For instance. You might expect that every single submissive you meet has the potential to become your personal slave and participate in TPE with you. This is a good example of having a highly unrealistic expectation of this lifestyle in general. Chances are reasonable that you may indeed find a submissive willing to give some part of themselves to you. Expecting this, you will find, is unrealistic, although seemingly "confident."

A more realistic, though somewhat prosaic, expectation might be that every submissive you meet understand or at least grasp the concept of the English Language to the extent they can communicate effectively; especially, for instance, if you meet them in an English speeking community and they are English speaking themselves. Expecting them to actually communicate to you their every waking desire and need immediately afer meeting you is highly unrealistic.

When meeting someone in a chatroom devoted to foot worship, for another instance, a realistic expectation is that that person might actually be interested in (or even fascinated with) foot worship. It would be unrealistic to think they want to worship your feet in particular.

The Best Policies

  • Be honest with yourself, and by all means, be honest with your partner. If you've never tried something they wish to try, tell them! If something you are looking to try scares you, tell them!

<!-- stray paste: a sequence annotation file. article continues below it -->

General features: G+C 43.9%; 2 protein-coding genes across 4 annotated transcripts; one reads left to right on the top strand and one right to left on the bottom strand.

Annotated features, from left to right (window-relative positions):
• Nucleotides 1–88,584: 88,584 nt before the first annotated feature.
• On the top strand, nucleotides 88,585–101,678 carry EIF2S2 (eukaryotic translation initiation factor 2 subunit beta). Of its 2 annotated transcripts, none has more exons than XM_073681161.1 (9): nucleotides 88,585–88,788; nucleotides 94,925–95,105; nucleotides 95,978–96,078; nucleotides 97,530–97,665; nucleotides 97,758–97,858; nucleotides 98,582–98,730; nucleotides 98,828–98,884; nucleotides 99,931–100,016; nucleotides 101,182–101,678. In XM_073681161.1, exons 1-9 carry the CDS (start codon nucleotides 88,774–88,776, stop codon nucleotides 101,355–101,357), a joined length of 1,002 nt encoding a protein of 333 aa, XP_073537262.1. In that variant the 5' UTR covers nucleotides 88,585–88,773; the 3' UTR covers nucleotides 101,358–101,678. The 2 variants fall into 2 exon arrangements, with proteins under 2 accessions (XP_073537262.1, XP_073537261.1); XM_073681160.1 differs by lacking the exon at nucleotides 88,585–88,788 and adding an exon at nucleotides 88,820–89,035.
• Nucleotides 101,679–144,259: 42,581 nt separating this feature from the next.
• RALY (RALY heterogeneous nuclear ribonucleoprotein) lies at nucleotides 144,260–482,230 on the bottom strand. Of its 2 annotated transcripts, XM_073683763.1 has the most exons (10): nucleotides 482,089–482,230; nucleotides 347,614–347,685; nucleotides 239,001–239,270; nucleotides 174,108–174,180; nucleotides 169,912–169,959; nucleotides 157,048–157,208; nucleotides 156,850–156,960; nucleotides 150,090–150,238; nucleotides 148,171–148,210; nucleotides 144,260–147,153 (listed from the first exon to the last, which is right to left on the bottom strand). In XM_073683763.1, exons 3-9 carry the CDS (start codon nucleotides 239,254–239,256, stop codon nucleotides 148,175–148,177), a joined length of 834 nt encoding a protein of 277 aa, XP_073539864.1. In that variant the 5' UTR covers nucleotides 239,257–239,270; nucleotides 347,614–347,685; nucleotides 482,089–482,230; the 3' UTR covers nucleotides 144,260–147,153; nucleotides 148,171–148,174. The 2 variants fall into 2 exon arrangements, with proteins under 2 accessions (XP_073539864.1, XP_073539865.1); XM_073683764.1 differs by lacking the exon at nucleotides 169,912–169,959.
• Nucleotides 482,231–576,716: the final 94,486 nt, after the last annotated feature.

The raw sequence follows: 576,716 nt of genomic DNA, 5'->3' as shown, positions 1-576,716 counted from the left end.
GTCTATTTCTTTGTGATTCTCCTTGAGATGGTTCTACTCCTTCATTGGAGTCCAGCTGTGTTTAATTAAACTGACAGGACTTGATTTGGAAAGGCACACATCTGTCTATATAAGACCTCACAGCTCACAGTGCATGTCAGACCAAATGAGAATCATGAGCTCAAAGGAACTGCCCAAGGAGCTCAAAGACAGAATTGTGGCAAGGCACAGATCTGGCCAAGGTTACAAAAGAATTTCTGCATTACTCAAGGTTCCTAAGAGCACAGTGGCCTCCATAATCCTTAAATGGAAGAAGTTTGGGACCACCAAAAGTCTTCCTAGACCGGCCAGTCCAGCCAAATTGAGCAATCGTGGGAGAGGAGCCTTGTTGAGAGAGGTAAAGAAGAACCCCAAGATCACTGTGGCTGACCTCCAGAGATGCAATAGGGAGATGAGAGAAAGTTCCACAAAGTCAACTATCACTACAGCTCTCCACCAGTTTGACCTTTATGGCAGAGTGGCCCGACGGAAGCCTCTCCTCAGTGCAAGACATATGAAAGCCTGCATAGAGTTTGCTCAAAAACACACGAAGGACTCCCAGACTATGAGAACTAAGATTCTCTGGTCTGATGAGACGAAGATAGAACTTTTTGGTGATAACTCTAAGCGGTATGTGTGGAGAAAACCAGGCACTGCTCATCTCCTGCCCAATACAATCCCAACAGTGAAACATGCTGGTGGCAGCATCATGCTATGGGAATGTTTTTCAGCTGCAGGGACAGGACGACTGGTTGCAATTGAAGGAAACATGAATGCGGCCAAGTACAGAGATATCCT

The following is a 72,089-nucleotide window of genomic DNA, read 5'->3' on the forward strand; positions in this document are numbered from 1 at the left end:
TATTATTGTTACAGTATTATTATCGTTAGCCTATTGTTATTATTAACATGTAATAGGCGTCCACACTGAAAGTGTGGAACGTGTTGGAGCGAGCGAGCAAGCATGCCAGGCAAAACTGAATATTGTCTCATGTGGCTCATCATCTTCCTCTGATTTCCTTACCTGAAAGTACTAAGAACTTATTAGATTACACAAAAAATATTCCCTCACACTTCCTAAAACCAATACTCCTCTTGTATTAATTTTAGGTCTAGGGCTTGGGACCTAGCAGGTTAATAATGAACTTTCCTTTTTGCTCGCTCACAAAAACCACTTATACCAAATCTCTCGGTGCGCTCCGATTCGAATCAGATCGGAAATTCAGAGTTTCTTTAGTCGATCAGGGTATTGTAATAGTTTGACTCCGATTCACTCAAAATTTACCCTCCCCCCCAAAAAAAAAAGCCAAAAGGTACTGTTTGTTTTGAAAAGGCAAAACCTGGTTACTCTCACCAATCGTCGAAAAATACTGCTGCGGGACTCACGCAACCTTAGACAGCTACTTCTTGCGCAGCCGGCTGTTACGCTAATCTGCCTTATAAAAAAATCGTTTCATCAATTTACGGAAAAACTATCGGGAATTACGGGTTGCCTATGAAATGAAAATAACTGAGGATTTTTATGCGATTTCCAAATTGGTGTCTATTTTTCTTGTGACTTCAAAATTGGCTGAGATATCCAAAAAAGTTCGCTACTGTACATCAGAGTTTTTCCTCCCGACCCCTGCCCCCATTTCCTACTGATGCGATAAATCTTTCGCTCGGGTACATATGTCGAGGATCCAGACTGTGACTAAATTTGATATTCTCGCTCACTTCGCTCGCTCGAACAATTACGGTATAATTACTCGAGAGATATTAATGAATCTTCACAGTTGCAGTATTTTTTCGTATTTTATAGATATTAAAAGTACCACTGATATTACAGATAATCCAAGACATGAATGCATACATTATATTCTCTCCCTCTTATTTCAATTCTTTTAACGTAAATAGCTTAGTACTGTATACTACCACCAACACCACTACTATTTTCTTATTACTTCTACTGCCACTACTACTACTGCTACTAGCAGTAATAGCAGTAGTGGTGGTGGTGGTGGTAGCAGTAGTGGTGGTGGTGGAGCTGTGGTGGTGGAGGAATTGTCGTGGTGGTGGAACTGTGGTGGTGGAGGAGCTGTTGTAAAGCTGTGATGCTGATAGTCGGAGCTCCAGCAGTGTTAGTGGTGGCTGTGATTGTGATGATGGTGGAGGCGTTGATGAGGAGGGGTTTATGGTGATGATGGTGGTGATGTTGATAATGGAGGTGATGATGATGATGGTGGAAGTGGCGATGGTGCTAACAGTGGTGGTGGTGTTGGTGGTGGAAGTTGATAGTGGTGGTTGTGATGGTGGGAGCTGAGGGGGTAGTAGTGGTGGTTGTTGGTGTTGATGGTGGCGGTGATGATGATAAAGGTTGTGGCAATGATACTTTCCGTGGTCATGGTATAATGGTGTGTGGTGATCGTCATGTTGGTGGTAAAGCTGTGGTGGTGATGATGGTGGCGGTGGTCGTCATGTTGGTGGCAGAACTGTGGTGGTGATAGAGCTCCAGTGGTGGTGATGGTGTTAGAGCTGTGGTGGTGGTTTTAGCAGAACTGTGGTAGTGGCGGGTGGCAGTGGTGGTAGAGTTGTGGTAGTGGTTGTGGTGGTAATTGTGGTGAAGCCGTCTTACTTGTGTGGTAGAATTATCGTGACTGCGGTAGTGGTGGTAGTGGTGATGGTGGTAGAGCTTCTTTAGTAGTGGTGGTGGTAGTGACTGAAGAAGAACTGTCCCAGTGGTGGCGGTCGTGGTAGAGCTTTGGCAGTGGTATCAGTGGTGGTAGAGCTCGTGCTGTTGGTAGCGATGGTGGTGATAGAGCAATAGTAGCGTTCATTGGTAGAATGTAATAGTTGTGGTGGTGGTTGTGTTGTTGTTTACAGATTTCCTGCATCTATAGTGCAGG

• The last thing you want to do is get involved in a scene that incorporates something you have absolutely no clue about, only to find out that someone's well being is in danger due to your negligent ignorance. This may have legal implicaitons in some communities as well.
  • The BDSM lifestyle often differentiates itself from vanilla relationships in the way communication plays such an explicilty important role. Negotiating, discussing, talking, and than doing it all over again; it's ongoing throughout a relationship. And ot what many on the outside expect, either.
  • Meeting someone who doesn't communicate effectively, or when it seems appropriate, should be looked at with a great deal of skepticism. If they don't communicate well now, how will they do so under stress of a scene while you are trying to determine their mental or emotional state?
  • Is the level of intensity what you expect? Too much? Too little?
  • Increase the chances of having a mutual beneficial level of intensity by communicating honestly with your partner.

Other advice

Avoid role erosion. As the dominant partner, it is your responsibility either to ensure that the relationship is healthy, or to terminate it if it cannot be made to the partners' needs.